1994 Kentucky Appoints “Hemp” Task Force.

In November of 1994, the Governor of Kentucky, seeing competitors from Canada and Europe, selected a Task Force to study the industrial possibilities of “hemp” in his state.

1994-1995 “Hemp/Industrial Hemp” Movement Begins in U.S.

  • American Farm Bureau federation (4.6 million member).
  • Colorado Farm Bureau.
  • Colorado Department of Agriculture.
  • Colorado State Grange.
  • Kentucky Farm Bureau.
  • Kentucky Hemp Growers Cooperative.
  • Wisconsin Agribusiness Council.
  • Wisconsin Department of Agriculture.
  • International Paper Company.
  • Bolton Emerson Americas.
  • Colorado Environmental Coalition.
  • Oregon Natural Resources Council.
  • HIA (Hemp Industries Association).
  • North American Industrial Hemp Council.

The majority of, if not all these groups have actually specifically mentioned that they are opposed to the legalization of marijuana. They realize the difference between “hemp/industrial hemp” and “cannabis” and that “hemp/industrial hemp” can be grown securely without affecting “marijuana” laws, production, or use.

Oct. 1995 North American Industrial Hemp Council Formed.

Today: Making Progress …

A strong union of varied organizations now supports “Industrial hemp”, including:.

Jan. 1996 Support for “Hemp” Grows.

Jan. 1995 Colorado Senator Introduces “Hemp” Legislation.
In January 1995, Senator Lloyd Casey (D-Northglenn), made Colorado the very first state to attempt to define “hemp/industrial hemp” as distinct type “marijuana” when he introduced the Hemp Production Act. Regrettably, this expense was eliminated in Committee due to objections from the federal Drug Enforcement Administration.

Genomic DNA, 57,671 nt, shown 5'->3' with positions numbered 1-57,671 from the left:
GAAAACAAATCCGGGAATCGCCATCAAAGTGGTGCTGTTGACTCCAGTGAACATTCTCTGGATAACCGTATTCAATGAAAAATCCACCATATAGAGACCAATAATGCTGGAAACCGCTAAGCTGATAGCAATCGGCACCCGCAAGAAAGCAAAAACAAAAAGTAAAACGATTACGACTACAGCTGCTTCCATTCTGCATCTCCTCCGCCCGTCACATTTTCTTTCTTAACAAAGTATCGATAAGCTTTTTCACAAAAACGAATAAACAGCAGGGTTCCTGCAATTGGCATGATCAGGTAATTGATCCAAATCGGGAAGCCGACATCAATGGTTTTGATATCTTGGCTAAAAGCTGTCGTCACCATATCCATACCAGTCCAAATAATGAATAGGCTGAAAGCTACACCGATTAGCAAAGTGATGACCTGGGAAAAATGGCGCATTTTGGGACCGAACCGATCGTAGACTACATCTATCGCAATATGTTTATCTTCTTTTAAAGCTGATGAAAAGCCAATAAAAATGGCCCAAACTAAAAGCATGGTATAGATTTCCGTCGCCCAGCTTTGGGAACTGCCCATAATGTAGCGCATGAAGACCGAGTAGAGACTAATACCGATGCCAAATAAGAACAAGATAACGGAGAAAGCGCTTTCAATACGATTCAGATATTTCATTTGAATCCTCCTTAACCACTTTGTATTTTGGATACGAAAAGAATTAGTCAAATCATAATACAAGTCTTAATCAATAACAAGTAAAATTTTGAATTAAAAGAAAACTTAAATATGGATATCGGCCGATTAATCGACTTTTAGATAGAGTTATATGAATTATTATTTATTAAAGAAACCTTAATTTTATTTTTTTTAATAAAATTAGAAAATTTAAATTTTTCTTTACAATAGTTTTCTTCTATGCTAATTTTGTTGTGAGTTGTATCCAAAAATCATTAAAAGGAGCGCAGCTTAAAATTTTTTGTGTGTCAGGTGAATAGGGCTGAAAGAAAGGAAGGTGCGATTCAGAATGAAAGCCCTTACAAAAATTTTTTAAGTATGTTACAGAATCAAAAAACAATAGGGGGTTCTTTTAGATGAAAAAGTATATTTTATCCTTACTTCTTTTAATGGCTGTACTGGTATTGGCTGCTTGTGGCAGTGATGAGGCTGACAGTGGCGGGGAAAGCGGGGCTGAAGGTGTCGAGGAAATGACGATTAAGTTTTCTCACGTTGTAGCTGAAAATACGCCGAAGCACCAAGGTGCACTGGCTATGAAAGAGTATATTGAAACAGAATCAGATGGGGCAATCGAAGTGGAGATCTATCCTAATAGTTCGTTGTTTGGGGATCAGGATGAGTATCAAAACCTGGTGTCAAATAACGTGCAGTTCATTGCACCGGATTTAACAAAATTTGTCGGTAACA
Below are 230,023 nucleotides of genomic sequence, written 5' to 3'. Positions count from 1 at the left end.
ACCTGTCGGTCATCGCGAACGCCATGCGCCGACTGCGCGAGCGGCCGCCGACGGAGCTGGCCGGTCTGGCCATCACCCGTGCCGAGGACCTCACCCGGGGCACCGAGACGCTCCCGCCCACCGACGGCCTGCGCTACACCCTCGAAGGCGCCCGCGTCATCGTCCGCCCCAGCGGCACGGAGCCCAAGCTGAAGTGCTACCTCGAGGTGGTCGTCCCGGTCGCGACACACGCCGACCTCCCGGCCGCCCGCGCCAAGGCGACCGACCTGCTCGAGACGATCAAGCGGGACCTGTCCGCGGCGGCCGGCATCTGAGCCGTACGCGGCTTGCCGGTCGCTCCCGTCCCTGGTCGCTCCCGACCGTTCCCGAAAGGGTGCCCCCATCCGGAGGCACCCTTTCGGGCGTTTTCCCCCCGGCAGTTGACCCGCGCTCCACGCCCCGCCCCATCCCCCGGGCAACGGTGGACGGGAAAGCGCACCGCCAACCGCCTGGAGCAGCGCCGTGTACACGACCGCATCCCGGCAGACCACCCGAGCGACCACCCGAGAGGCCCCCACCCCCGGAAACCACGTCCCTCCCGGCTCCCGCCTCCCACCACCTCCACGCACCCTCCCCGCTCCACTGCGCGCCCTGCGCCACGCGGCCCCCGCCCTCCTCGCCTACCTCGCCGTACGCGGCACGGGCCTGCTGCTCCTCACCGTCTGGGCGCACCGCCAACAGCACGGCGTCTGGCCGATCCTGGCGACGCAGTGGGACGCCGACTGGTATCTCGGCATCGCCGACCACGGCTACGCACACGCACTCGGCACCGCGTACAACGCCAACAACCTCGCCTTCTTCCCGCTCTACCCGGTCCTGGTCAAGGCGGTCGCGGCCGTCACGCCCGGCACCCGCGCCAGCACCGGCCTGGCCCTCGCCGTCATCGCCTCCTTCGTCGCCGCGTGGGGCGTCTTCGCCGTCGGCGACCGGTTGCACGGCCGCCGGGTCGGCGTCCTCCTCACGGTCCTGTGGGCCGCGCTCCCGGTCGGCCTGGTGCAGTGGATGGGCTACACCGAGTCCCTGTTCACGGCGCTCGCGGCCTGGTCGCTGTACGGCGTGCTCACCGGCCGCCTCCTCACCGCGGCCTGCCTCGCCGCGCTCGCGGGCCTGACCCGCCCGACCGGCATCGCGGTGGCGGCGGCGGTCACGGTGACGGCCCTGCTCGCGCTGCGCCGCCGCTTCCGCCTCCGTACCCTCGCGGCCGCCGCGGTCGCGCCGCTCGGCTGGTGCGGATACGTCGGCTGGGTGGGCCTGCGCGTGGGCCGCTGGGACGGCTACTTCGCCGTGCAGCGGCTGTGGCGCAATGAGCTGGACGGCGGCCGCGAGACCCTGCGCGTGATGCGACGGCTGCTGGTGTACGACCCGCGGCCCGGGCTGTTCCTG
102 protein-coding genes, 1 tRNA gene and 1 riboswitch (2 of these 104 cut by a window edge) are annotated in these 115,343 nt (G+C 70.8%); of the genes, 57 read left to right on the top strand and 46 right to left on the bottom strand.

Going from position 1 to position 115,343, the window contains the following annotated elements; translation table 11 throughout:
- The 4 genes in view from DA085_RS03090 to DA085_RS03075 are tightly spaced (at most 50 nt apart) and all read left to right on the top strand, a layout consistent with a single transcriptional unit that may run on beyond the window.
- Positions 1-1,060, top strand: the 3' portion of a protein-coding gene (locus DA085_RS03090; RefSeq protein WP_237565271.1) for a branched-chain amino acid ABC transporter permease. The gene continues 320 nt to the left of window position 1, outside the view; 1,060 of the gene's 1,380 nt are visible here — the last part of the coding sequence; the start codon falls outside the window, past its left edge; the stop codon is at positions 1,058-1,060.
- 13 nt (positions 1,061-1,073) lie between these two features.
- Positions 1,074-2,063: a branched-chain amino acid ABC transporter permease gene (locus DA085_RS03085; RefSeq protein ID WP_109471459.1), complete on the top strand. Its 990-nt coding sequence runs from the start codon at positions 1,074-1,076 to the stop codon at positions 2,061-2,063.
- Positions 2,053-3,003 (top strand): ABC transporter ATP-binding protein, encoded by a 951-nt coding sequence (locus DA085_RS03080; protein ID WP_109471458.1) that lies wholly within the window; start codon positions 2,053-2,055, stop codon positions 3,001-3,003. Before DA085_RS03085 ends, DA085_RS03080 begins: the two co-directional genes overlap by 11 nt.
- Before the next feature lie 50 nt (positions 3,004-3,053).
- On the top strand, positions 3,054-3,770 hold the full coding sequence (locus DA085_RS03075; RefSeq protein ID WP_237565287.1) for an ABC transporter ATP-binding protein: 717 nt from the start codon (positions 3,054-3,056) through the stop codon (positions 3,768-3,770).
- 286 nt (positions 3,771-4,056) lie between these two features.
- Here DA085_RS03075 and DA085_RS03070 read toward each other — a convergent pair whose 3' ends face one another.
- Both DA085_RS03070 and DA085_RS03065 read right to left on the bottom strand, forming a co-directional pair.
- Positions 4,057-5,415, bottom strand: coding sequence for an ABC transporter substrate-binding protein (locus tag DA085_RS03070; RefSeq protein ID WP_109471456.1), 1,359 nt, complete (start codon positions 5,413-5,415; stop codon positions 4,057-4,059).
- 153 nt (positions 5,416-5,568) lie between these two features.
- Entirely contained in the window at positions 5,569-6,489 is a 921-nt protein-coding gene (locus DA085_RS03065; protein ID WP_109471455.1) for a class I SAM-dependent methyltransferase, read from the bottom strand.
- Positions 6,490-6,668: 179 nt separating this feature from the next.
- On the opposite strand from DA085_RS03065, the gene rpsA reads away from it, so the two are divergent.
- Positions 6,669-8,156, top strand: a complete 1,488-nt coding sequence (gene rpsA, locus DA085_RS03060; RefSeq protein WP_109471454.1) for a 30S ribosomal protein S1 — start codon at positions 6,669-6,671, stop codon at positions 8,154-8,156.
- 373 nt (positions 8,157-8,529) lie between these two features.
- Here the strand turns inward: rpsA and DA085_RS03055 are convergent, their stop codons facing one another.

This varied union begins utilizing the word “commercial hemp” (or simply “hemp”) to refer specifically to low-THC non-psychoactive varieties of Cannabis sativa. The goal of the “commercial hemp” motion is to enable genuine production of “hemp” fiber crops and to check out the ecological benefits of “hemp” as an alternative fiber, pulp, and oil source.

In October 1995, the guiding committee of the North American Industrial Hemp Council made “commercial hemp” a completely distinct concern, separate from the legalization of “marijuana”.

For the very first time, farmers, manufacturers, processors, and agricultural scientists in North America started to take a serious look at “hemp” as a farming crop and alternative fiber. Also, the “hemp” environmentalists within the “cannabis” movement see that signed up seed ranges exist to differentiate “hemp” from “cannabis”.

Jan. 1996 Colorado and Vermont Introduce “Hemp” Legislation.

Legislators in two states presented “industrial hemp” legislation, Sen. Lloyd Casey (D) from Colorado and Rep. Fred Maslack (R) from Vermont.

25 of 53 state hemp-related bills presented because 1995 have passed and overall, 14 states have effectively passed hemp-related legislation. In 2002, hemp expenses have actually been presented in seven states: Arizona, California, Hawaii, New Mexico, Vermont, Wisconsin and West Virginia. The CA, Hey There and WV expenses have actually passed, the NM and VT bills have actually passed away in committee, and the AZ and WI bills have actually been held until 2003.